Monday, August 09, 2004

Uh, recuse me?

Not too long ago, Ken Lammers over at Crim Law posed the following question: Chief Judge Wilkins was the first head of the US Sentencing Commission (see page 7 of this pdf) and thus forever linked to it. Does anyone know if he has recused himself from the 02 August 2004 4th Circuit en banc argument concerning the application of Blakely?

Of course, the answer was “no.” And I have good reason to believe that he never even considered it.

Ken, Doug Berman and I discussed the recusal issue over email and came across United States v. Glick, 946 F.2d 335 (4th Cir., 1991). One of the issues in Glick was whether a judge who sat on the Sentencing Commission should recuse themselves from cases where there was an appeal relating to a guidelines issue. In Glick, the court cites United States v. Wright, 873 F.2d 437, 445 (1st Cir. 1989) (Breyer, J., writing separately), where then Judge Breyer, wrote the following after summarizing some practical reasons for why recusal was not warranted in Wright:

In light of these considerations, I shall not recuse myself in this case, where no special circumstances are present, nor shall I automatically recuse myself in typical Guidelines cases, unless they involve a serious legal challenge to the Guidelines themselves. I shall, however, entertain any motion for recusal that is made. Parties should inform the clerk of any such motion; and the clerk will transmit the motion to me without indication as to which party has made it. (emphasis added by the Blakely Blog)


Admittedly, when Judge Breyer wrote in Glick, he was an active member of the Sentencing Commission. And since becoming a Justice, he has presided over sentencing cases, even writing the opinion in Buford v. United States, 532 U.S. 59 (2001). And perhaps those distinctions make this a moot point, but that won’t stop me from raising a few questions relating to recusals. First, should Justice Breyer, as one of the architects of the guidelines take a cue fro Wright and recuse himself from Booker and Fanfan? Second, should Justice O’Connor recuse herself for essentially telling us how she would vote in Booker/Fanfan in her Blakely dissent?

The first question was posed by Ken Lammers at Crim Law and as I said, the distinctions between Judge Breyer in Wright and Justice Breyer in Booker/Fanfan probably make this a moot point. After all, no one told Hugo Black he couldn’t preside over a separation of powers case because he was once a senator from Alabama. In fact, Justice Black relied on his own statements as a senator when confronted with interpreting the meaning of Section Two of the Twenty-First Amendment which repealed prohibition. See Hostetter v. Idlewild Bon Voyage Liquor Corp., 377 U.S. 324, 337 (1964)(Black, J., dissenting).

The second question may deserve a little more discussion, however. I don’t think I've read any discussion on the web of the second question, so I ask: Should Justice O’Connor recuse herself, just as Justice Scalia did in the Newdow case?

To illustrate this point, I have excepted some of Justice O’Connor’s dissent which could be cited to support a request that O’Connor recuse herself. But before I do that, I will point out that in several places in her dissent Justice O’Connor uses careful language which suggests the guidelines are in trouble, not that she thinks their fate is sealed. But I think you'd have to admit, despite some of the careful language, that her Blakely dissent sure does appear to tip her hand. Here are some excepts from Part IV of Justice O’Connor’s dissent:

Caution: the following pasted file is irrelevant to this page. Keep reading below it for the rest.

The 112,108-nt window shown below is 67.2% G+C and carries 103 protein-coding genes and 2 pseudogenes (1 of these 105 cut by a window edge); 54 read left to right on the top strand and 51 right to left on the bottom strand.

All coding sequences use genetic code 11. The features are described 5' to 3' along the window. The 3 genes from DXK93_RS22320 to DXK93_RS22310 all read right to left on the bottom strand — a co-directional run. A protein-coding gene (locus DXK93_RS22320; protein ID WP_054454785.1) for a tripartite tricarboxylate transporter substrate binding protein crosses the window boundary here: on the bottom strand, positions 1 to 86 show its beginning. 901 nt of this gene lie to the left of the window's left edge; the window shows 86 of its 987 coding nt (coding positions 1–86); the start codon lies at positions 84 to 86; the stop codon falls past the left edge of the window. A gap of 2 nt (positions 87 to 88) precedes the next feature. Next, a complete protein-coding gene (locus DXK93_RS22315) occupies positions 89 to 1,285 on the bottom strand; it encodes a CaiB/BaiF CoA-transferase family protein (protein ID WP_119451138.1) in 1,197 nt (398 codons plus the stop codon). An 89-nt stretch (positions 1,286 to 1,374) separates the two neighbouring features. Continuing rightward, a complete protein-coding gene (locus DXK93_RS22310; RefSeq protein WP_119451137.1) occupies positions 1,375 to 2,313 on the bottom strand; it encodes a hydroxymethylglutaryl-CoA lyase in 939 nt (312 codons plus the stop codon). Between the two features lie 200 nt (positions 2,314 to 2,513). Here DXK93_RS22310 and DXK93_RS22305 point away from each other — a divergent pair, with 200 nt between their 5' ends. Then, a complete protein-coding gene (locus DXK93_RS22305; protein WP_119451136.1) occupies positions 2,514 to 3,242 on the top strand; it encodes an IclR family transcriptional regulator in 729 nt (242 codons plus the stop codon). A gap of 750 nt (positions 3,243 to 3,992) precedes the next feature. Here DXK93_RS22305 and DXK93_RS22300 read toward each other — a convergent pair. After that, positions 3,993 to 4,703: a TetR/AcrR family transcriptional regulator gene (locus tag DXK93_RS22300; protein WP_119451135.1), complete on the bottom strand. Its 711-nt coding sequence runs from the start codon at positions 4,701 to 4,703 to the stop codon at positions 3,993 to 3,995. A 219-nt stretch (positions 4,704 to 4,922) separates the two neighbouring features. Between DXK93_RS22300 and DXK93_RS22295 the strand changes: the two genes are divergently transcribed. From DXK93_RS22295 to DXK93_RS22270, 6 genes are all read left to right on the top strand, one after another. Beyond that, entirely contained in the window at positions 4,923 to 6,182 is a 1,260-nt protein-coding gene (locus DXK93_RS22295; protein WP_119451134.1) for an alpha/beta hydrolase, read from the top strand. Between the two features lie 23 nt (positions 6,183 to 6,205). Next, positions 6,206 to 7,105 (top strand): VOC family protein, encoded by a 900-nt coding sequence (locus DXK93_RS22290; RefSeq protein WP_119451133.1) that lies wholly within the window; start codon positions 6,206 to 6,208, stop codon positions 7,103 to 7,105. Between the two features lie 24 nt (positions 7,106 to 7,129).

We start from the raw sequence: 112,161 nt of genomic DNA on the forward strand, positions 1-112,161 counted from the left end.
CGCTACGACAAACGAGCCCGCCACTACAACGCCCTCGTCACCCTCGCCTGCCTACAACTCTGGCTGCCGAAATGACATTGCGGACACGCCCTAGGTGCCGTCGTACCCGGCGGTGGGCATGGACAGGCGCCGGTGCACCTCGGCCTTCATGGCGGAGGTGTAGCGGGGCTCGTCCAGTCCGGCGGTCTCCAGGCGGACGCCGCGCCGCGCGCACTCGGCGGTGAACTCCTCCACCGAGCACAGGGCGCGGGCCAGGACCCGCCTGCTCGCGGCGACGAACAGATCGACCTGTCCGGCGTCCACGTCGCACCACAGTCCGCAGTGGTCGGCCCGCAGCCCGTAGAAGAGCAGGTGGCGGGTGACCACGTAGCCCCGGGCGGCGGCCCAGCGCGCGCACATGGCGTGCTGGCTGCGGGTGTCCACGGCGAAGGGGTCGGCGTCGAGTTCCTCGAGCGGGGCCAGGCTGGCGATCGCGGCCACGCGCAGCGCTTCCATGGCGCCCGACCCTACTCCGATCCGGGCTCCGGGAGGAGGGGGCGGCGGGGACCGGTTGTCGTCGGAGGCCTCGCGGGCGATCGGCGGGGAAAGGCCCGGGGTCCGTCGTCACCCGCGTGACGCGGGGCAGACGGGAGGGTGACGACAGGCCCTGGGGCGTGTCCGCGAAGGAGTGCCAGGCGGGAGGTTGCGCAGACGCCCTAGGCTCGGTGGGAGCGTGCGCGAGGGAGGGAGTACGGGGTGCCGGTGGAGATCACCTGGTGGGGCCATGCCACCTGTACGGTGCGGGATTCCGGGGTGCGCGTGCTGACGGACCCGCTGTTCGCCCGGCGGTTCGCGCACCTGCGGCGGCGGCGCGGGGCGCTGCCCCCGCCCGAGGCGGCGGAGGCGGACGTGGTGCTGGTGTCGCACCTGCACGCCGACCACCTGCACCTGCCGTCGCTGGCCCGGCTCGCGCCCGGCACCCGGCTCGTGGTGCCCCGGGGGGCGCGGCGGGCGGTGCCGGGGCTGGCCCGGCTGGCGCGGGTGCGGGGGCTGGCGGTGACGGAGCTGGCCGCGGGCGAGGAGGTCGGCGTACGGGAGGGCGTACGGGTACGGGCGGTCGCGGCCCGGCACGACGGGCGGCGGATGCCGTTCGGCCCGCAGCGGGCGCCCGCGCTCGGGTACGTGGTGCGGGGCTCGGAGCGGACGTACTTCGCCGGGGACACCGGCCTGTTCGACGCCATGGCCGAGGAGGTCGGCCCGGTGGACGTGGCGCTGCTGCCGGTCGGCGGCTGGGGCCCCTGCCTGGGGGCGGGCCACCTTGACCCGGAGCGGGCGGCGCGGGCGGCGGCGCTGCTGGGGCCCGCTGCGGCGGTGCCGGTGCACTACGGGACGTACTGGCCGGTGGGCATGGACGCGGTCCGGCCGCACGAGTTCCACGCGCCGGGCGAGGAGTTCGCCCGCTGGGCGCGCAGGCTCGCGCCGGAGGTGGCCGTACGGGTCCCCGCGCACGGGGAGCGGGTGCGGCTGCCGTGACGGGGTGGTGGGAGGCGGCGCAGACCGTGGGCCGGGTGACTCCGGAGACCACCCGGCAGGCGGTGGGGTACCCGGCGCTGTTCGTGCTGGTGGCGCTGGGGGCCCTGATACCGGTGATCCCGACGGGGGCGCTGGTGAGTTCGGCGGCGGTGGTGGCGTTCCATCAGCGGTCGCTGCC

It is no answer to say that today’s opinion impacts only Washington’s scheme and not others, such as, for example, the Federal Sentencing Guidelines. See ante, at 9, n. 9 (“The Federal Guidelines are not before us, and we express no opinion on them”); cf. Apprendi, supra, at 496—497 (claiming not to overrule Walton, supra, soon thereafter overruled in Ring); Apprendi, supra, at 497, n. 21 (reserving question of Federal Sentencing Guidelines). The fact that the Federal Sentencing Guidelines are promulgated by an administrative agency nominally located in the Judicial Branch is irrelevant to the majority’s reasoning.



The structure of the Federal Guidelines likewise does not, as the Government half-heartedly suggests, provide any grounds for distinction. Brief for United States as Amicus Curiae 27—29. Washington’s scheme is almost identical to the upward departure regime established by 18 U.S.C. § 3553(b) and implemented in USSG §5K2.0. If anything, the structural differences that do exist make the Federal Guidelines more vulnerable to attack.



If the Washington scheme does not comport with the Constitution, it is hard to imagine a guidelines scheme that would.


This raises another interesting possibility. Assuming that Justice O’Connor does not recuse herself, what is her vote likely to be? Will she vote in a manner consistent with what she implies in her dissent is the natural result of Blakely, striking down the federal guidelines? If she doesn’t vote to invalidate the guidelines in light of her Blakely dissent, well…


Comments:
Hi,

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Melissa K. W.
To see my family view this page. My Family


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